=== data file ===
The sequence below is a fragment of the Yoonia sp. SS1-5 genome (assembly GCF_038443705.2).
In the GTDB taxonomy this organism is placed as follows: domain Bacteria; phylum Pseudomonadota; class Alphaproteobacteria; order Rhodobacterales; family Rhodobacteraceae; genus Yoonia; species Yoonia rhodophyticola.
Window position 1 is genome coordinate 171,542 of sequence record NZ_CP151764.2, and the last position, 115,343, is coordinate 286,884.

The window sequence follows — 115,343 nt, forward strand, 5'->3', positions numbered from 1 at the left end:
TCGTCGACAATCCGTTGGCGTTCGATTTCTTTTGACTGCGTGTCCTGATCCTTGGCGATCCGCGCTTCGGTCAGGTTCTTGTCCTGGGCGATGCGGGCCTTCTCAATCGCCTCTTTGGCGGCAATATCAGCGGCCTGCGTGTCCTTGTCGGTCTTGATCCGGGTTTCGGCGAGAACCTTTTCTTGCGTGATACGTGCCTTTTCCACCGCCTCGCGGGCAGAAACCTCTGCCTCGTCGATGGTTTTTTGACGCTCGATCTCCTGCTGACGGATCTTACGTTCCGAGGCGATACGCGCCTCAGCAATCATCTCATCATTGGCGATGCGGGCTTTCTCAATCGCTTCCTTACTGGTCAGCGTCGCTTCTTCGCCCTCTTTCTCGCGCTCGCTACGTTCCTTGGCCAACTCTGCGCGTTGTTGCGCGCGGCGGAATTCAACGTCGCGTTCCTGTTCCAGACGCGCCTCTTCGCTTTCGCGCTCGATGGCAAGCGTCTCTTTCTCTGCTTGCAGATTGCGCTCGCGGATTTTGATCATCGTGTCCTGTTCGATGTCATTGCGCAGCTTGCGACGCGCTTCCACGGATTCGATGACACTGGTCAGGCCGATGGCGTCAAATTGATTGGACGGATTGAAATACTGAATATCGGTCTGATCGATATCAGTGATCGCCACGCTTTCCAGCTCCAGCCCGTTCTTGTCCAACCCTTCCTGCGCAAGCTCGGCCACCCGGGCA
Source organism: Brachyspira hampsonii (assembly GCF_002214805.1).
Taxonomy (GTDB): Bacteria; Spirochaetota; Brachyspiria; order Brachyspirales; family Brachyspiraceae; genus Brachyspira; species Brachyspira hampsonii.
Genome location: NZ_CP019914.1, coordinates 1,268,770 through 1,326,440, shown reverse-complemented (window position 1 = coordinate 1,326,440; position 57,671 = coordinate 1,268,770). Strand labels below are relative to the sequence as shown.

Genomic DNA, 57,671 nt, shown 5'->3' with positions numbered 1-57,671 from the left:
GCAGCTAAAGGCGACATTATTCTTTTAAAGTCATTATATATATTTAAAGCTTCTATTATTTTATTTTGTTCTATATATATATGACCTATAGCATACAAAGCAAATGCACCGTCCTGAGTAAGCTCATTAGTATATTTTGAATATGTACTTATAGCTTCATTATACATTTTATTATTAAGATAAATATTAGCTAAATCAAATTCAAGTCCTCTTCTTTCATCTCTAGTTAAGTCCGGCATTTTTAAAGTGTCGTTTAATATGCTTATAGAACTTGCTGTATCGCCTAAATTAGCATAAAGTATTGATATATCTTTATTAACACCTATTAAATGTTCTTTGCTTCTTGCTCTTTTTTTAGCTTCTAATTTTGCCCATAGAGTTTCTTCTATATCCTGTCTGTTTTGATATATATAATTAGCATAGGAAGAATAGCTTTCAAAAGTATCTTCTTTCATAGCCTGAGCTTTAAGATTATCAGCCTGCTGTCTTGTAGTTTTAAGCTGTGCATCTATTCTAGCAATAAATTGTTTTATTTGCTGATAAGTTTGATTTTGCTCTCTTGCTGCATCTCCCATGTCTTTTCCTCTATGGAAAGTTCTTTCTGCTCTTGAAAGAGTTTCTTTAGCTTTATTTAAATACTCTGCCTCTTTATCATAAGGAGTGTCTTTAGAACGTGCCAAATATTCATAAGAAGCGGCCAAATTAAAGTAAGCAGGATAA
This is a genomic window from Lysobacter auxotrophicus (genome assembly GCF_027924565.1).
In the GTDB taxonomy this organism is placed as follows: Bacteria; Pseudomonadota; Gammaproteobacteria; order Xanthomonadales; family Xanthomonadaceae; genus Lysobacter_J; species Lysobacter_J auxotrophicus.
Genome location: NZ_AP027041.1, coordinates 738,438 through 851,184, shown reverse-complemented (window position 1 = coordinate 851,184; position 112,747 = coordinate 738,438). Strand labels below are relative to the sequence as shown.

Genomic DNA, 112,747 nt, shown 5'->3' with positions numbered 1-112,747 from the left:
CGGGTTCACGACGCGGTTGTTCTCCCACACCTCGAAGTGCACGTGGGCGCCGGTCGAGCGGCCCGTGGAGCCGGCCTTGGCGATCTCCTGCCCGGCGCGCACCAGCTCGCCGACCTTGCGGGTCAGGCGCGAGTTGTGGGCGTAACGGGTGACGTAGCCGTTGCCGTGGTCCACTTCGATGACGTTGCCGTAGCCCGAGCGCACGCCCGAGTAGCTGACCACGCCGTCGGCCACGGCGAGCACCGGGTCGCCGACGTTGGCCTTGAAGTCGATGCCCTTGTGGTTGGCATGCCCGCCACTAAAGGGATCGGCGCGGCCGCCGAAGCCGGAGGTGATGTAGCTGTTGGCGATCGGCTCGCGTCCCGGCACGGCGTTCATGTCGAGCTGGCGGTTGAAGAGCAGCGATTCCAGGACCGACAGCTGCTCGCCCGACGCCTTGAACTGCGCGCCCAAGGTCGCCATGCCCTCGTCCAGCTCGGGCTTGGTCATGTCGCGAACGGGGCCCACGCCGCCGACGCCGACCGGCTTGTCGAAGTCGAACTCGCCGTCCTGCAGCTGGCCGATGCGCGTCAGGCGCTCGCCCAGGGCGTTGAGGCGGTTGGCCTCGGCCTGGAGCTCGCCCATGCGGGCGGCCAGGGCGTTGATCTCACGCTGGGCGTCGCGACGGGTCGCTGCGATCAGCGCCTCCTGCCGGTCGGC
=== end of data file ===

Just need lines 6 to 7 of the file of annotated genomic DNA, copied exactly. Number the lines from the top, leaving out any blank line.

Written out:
Source organism: Brachyspira hampsonii (assembly GCF_002214805.1).
Taxonomy (GTDB): Bacteria; Spirochaetota; Brachyspiria; order Brachyspirales; family Brachyspiraceae; genus Brachyspira; species Brachyspira hampsonii.